Let us look at that verse in both translations.

  • KJV – Behold, I am pressed under you, as a cart is pressed that is full of sheaves.
  • NIV – Now then, I will crush you as a cart crushes when loaded with grain.

It is obvious that there is a large difference in these two translations concerning Amos 2:13.  Perhaps the context will help us understand this verse.  In the first two chapters of this book, Amos delivers the words of God’s judgment on eight nations, including the nation of Israel (2:6-8).  Each judgment begins with the words, “For three transgressions of ____, and for four I will not turn away the punishment thereof…”  This shows us the grave sins of these nations and the Lord’s righteousness in judging them.  It illustrates that the measure is full, and that the judgment cannot be avoided.

Because I am not a student of the Hebrew language, I will quote the words of John Calvin on Amos 2:13:

“The verb עיק, oik, in Hebrew is often transitive, and it is also a neuter. This place then may admit of two interpretations. The first is, that God was pressed under the Israelites, as a wagon groans under too much weight; and so God expostulates by Isaiah, that he was weighed down by the Israelites, ‘Ye constrain me,’ he says, ‘to labor under your sins’ (Isaiah 1:14) The sense then, that God was pressed down under them, may be viewed as not unsuitable: and yet the more received interpretation is this, “Behold, I will bind you fast as a wagon is bound.” I am, however, more inclined to take the first meaning, — that God here reprehends the Israelites, because he had been pressed down by them: for תחתיכם, tacheticam, properly signifies, “Under you,” which some render, but strainedly, “Is your place:” for when the verb is transitive, they say, that תחתיכם, tacheticam, must be rendered “In your place:” but this is frigid and forced; and the whole passage will run better, if we say, “I am bound fast under you, as though ye were a wagon full of sheaves; (21) ” that is, “Ye are to me intolerable.” For God carried that people on his shoulders; and when they loaded him with the burden of iniquities, it is no wonder that he said that they were like a wagon — a wagon filled with many sheaves: “Ye are light as wind, but ye are also to me very burdensome, and I am forced at length to shake you off:” and this he afterwards shows.”

I tend to agree with Mr. Calvin’s words and reasoning concerning this verse.  Either way we look at it, we see the weight of the sins of Israel and that they had become intolerable to the Lord.  Later, the Lord delivers a stern warning to Israel in Amos 4:12, “Therefore thus will I do unto thee, O Israel: and because I will do this unto thee, prepare to meet thy God, O Israel.”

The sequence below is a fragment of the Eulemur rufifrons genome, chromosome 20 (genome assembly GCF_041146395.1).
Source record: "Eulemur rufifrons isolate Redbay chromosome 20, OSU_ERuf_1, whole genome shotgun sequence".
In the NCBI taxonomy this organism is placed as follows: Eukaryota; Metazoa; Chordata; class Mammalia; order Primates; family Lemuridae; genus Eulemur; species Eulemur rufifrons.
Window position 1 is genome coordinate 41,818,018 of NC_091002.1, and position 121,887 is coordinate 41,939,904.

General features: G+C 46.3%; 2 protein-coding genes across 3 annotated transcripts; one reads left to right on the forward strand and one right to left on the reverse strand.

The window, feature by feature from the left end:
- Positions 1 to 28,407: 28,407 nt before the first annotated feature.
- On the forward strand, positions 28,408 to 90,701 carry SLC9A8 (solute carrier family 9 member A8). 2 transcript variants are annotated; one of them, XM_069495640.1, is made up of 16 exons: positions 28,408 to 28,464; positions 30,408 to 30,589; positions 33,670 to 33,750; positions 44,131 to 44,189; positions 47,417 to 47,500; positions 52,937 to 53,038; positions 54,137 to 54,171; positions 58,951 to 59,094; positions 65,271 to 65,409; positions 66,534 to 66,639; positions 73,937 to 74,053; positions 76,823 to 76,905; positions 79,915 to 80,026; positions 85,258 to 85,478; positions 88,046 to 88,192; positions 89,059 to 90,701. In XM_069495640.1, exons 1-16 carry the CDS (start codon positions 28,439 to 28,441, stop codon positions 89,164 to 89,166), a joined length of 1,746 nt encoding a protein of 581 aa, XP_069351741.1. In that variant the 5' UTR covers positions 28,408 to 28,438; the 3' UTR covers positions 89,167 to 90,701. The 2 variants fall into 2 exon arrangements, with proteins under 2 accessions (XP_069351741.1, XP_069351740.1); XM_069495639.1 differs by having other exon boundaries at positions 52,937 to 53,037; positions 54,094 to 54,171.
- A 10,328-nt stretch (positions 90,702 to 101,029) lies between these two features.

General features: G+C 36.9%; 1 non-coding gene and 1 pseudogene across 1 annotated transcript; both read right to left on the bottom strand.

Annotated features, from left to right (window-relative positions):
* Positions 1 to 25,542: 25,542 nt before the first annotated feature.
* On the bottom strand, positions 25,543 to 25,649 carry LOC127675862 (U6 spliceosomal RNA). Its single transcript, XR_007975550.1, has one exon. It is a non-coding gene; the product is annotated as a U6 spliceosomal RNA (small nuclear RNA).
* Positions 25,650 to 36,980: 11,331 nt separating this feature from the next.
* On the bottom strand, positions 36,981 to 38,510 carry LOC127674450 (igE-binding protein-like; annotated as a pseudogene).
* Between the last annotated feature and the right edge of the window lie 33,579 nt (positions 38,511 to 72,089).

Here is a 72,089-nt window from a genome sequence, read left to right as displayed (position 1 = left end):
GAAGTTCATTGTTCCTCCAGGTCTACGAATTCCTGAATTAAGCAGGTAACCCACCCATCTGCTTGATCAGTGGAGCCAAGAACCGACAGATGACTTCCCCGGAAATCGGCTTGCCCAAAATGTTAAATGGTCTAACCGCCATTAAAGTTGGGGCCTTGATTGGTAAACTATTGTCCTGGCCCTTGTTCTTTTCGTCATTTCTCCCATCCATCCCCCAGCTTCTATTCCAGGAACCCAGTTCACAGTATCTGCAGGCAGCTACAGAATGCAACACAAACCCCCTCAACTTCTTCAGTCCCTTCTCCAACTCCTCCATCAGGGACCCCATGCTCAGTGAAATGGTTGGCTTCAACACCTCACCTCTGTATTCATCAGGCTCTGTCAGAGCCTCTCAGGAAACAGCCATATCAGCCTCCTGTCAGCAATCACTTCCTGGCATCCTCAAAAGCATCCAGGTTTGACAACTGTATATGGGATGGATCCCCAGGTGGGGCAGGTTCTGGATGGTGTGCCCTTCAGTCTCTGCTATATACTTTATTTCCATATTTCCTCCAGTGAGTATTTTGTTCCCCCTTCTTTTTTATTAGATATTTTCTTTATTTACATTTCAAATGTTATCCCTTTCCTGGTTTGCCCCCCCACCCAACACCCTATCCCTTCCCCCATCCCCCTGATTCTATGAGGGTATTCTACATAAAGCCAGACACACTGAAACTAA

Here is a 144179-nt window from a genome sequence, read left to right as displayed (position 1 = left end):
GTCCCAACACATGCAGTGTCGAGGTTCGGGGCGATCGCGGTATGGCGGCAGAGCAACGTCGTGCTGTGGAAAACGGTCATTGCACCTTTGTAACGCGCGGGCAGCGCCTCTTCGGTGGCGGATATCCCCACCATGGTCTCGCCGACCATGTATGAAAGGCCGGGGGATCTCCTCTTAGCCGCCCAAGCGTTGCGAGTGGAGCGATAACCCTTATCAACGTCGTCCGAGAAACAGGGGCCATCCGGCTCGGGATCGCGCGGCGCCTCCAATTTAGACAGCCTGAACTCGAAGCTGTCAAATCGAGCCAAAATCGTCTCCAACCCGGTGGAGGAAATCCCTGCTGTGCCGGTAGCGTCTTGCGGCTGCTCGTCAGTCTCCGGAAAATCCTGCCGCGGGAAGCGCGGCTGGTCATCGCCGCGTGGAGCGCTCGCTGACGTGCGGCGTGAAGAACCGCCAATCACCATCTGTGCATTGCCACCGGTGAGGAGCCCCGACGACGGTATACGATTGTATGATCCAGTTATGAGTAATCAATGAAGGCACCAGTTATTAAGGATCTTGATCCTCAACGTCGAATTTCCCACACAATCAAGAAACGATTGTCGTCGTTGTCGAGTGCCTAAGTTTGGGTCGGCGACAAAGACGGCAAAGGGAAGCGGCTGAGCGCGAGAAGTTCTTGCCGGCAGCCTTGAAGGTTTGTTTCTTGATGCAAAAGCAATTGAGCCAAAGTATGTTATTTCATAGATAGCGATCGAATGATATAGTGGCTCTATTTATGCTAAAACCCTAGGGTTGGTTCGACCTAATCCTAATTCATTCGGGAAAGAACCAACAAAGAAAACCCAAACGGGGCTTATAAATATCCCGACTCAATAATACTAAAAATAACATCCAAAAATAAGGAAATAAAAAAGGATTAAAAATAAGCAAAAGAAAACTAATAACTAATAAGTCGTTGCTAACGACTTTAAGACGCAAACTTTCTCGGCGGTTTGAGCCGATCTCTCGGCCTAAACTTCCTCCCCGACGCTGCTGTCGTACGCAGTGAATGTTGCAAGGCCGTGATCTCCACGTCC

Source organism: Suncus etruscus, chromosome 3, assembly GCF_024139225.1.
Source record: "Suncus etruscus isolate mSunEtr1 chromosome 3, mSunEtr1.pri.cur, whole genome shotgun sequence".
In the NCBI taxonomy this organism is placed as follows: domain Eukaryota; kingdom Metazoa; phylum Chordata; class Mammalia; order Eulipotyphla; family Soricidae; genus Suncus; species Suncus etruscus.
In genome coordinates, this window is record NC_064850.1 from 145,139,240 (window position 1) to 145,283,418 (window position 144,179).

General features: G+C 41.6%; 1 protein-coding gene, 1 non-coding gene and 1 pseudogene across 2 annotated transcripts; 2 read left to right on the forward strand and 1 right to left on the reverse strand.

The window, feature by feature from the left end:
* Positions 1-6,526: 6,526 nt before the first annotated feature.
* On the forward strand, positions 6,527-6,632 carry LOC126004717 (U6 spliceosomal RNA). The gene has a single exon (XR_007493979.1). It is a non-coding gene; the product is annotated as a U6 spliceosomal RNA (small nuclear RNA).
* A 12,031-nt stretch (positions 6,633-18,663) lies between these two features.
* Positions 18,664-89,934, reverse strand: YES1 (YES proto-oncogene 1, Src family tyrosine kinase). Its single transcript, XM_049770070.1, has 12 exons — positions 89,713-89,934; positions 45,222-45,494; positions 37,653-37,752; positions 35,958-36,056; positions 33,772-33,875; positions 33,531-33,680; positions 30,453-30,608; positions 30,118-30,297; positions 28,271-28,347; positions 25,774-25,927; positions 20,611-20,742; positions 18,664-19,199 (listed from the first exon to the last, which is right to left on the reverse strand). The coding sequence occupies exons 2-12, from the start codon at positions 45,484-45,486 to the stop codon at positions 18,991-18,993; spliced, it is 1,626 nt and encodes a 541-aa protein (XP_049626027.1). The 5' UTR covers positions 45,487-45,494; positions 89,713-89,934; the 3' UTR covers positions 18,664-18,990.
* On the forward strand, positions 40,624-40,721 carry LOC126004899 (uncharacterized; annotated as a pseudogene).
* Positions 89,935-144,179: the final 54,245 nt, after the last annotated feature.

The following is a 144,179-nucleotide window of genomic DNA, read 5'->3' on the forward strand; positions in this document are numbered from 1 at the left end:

However, the Lord is such a gracious God.  How thankful we should be for that.  He offers forgiveness to Israel if they will repent and turn to Him.  Let’s read Amos 5:4-14, “For thus saith the LORD unto the house of Israel, Seek ye me, and ye shall live: But seek not Beth-el, nor enter into Gilgal, and pass not to Beer-sheba: for Gilgal shall surely go into captivity, and Beth-el shall come to nought. Seek the LORD, and ye shall live; lest he break out like fire in the house of Joseph, and devour it, and there be none to quench it in Beth-el. Ye who turn judgment to wormwood, and leave off righteousness in the earth, Seek him that maketh the seven stars and Orion, and turneth the shadow of death into the morning, and maketh the day dark with night: that calleth for the waters of the sea, and poureth them out upon the face of the earth: The LORD is his name: That strengtheneth the spoiled against the strong, so that the spoiled shall come against the fortress. They hate him that rebuketh in the gate, and they abhor him that speaketh uprightly. Forasmuch therefore as your treading is upon the poor, and ye take from him burdens of wheat: ye have built houses of hewn stone, but ye shall not dwell in them; ye have planted pleasant vineyards, but ye shall not drink wine of them. For I know your manifold transgressions and your mighty sins: they afflict the just, they take a bribe, and they turn aside the poor in the gate from their right. Therefore the prudent shall keep silence in that time; for it is an evil time. Seek good, and not evil, that ye may live: and so the LORD, the God of hosts, shall be with you, as ye have spoken.”

May we rejoice in the realization that, “It is of the LORD’S mercies that we are not consumed, because his compassions fail not. They are new every morning: great is thy faithfulness.”  (Lamentations 3:22-23).  (CC)  (553.6)